AME assistant professor Alex Craig was a co-recipient of $10 million in federal and state funding to upgrade hypersonic facilities and related research infrastructure. This funding will support Craig's Boundary-Layer Stability and Transition Laboratory and positions the University of Arizona as a leading educational institution in the hypersonics field. Craig recently discussed the field with news channel KOLD, against the backdrop of the United States joining a hypersonics security alliance with the United Kingdom and Australia.
“Hypersonic weapons are so fast, so maneuverable that modern defenses can’t really stop them,” Craig said. “Russia and China especially have been working in this field. Honestly, they are probably ahead of us right now."
Hypersonic speed is classified as traveling five times the speed of sound, or Mach 5 — more than 3,000 mph at sea level. Speeds of this intensity can be replicated in Boundary-Layer Stability and Transition Laboratory, which houses a 15-inch-diameter Mach 5 Ludwieg tube.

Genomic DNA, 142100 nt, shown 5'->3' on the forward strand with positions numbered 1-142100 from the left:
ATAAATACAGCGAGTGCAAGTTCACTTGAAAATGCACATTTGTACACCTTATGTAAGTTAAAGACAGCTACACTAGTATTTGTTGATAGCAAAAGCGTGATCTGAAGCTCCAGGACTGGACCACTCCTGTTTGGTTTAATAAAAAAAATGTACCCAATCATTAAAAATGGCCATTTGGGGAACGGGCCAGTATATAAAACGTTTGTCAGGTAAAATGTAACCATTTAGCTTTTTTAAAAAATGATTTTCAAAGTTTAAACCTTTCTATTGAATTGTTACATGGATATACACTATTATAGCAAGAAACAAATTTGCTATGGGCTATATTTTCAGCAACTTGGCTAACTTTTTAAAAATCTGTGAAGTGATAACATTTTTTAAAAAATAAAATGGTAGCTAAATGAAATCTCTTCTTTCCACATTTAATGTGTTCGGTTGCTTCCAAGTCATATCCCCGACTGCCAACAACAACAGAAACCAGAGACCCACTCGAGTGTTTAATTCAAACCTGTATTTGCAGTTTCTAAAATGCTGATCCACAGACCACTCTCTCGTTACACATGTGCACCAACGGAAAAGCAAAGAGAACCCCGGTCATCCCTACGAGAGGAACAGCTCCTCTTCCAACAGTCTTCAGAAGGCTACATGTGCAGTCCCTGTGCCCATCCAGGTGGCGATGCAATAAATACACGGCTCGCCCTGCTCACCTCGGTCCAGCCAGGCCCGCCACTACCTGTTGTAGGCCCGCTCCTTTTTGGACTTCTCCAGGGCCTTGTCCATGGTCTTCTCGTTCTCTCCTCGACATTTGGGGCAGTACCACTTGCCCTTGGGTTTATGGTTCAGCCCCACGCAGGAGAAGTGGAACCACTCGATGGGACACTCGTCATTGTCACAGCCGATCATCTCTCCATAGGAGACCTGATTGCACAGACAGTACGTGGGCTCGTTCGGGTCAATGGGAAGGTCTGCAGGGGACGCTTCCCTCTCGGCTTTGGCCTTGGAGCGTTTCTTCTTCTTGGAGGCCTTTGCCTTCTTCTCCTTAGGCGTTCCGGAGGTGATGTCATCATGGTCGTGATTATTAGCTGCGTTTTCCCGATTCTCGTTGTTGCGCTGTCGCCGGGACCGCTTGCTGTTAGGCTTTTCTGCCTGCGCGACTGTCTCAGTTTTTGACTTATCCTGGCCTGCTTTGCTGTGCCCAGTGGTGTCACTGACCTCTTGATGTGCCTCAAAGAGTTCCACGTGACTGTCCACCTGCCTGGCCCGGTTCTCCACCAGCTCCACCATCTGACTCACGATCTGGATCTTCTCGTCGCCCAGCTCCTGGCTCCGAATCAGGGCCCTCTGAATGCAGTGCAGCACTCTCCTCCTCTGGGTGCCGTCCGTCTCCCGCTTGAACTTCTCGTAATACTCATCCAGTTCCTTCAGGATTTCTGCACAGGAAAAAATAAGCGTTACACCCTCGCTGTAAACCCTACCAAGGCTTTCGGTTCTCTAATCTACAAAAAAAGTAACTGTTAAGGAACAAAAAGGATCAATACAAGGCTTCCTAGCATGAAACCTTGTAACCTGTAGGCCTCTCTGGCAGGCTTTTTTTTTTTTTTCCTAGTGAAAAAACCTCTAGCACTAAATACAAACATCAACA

During the ongoing invasion of Ukraine, Russia used hypersonic missiles, bringing even more attention to the field.
“Honestly, I was a little bit surprised when the news came out that they used one of these systems,” Craig said. “It could be because Russia is trying to send a message to the west basically saying, 'Remember, hey, we have these systems.’ The other one being they are running low on their stocks of long-range precision missiles, and they had to dip into their higher-level capabilities.”